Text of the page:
Still, there remains the question of how much the act of juggling would slow down the running process. What would be the equivalent non-joggling time? Luckily, we can turn to Kapral’s blog for that:
This is easy to calculate. Below is a comparative chart of my running and joggling PB times and the percentage differential:
400m: 53 secs. vs. 59 secs. (89%)
Mile: 4:22 vs. 4:49 (90%)
5K: 15:05 vs. 17:50 (84%)
10K: 31:59 vs. 36:27 (87%)
30K: 1:43 vs. 1:55 (89%)
Marathon: 2:30 vs. 2:53 (87%)
Yes, Kapral is wicked fast. He varies between an 10 and 13 percent decline in time, which apparently falls in line with what joggling experts have hypothesized.
Joggling pioneers like Bill Giduz say joggling should cost you only about 10% of your time. Mine are a bit higher, but that is likely due to the fact that most of my running PBs were set about five years ago when I was a) younger, b) fitter, c) 8 lbs. lighter, d) less overworked, e) less sleep-deprived.
This suggests that the current mark is equal to about a 7:32 50 miler (that’s 90 percent of 8:23). I believe that in approximately a year, on a non-technical course, such a feat would be within reach. Obviously, the training process would involve hefty experimentation and consideration of fueling and hydrating strategies (no more eating while running).
Kapral, if you wondered, also doesn’t take himself too seriously, per the video below:
The main thing that I’ve been exploring over the past few days is how one sets a record – the logistics behind it all, if you will. Before you even make the attempt, you have to fill out a form online in which you tell Guinness about your record attempt. They get back to you in four weeks or so and say whether it’s good enough or not. Presumably, it is easier to get this approval on a record that already exists, as this one does, than if you’re trying to get a new record.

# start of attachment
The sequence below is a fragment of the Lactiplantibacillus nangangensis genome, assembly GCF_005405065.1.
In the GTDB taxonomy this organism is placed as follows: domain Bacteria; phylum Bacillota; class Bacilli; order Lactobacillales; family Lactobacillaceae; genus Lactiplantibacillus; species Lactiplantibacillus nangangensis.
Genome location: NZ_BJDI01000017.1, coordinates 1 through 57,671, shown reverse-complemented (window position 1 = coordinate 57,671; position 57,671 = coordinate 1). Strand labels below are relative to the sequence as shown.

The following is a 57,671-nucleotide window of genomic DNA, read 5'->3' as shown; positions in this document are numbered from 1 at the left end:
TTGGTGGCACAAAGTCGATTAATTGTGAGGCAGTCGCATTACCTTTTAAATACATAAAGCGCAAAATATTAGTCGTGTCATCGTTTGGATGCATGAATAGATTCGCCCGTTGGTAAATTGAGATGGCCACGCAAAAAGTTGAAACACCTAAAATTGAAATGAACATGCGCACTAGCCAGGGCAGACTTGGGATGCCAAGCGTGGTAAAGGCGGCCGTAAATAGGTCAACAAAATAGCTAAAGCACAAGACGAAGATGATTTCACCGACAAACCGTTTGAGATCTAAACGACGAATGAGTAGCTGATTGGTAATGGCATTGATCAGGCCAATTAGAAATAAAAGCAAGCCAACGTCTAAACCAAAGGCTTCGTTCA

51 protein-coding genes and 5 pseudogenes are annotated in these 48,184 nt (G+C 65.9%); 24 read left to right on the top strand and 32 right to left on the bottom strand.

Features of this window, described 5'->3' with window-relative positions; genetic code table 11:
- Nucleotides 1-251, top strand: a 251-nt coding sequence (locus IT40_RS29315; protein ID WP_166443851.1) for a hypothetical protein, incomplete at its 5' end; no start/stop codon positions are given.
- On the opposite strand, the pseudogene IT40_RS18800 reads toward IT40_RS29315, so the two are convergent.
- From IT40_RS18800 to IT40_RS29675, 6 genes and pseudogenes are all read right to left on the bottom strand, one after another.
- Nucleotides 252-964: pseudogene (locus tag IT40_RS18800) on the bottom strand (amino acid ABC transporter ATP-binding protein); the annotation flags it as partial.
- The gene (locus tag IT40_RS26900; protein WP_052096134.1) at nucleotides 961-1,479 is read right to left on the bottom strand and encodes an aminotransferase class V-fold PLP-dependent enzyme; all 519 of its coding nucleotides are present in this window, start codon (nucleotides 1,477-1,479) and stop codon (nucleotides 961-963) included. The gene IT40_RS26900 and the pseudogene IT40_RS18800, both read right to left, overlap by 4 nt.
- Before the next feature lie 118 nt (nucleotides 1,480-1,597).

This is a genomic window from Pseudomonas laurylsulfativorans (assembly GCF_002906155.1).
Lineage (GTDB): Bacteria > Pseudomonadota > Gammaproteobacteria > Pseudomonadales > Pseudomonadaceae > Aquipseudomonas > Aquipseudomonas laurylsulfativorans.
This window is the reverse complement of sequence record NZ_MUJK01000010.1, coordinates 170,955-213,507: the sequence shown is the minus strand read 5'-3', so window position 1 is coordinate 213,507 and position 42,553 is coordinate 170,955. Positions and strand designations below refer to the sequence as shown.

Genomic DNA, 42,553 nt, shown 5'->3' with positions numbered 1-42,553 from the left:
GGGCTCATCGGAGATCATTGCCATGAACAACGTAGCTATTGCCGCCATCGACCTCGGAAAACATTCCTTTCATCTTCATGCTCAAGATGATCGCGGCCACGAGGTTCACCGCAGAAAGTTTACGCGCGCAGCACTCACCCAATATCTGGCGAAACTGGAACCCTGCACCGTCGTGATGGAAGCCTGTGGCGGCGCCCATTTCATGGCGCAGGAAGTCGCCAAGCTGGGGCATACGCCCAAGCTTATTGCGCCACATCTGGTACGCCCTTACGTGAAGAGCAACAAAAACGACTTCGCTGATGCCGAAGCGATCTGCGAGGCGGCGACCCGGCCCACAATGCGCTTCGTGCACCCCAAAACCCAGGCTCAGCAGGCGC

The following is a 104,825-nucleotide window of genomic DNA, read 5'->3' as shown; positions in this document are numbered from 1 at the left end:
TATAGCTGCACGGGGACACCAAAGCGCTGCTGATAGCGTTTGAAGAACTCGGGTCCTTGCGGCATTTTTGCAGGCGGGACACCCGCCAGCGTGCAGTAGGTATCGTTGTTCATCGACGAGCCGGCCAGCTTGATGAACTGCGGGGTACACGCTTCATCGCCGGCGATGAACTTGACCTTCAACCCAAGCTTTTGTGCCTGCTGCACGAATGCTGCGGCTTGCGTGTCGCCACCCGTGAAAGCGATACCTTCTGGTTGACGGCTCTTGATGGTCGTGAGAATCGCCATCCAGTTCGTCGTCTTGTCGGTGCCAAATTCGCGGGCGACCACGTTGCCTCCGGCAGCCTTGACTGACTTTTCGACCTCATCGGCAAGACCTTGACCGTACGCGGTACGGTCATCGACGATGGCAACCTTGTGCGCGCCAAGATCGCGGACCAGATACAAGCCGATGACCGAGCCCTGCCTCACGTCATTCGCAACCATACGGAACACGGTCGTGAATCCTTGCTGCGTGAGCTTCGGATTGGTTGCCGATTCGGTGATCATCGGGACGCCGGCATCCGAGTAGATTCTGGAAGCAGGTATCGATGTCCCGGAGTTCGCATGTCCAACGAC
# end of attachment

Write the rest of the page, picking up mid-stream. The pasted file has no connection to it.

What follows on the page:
The form looks something like this:
If they give the okay, then you go ahead and make all the other arrangements with the race director, gathering witnesses, etc. Then you actually break the record, which is an often overlooked part of the process. After the event, if you succeed, you submit a bunch of documentation and photos and stuff, and eventually they get back to you. That’s very vague; presumably Guinness would give me some specifics.
So the plan is to fill out the form in the coming week or so, and see what Guinness thinks of my current plan. One of my central questions is to whether they’d allow the record to be set in a 12 hour race, instead of a 50 mile race, if the former consisted of a USATF-certified loop course that could be done a number of times until 50 miles was reached. Regardless, I have been researching both USATF-certified 50 mile courses and loop courses. If they don’t like the idea for my first attempt, my schedule would give me plenty to submit successive forms.
(As a side note, there are much more in the way of flat, non-technical ultras in the fall than the spring, but given my completely arbitrary preference to do this before graduation, that doesn’t help me out much). Oh, and to answer the most frequently asked question related to joggling: No, you don’t start over if you drop one. You just pick it up and continue joggling from the point where you dropped it.
I have exchanged email correspondence with Romanowski, the current record holder, and he’s been helpful in discussing some of the things that Guinness looks out for. If all goes well, I would like to make a record attempt within the next year.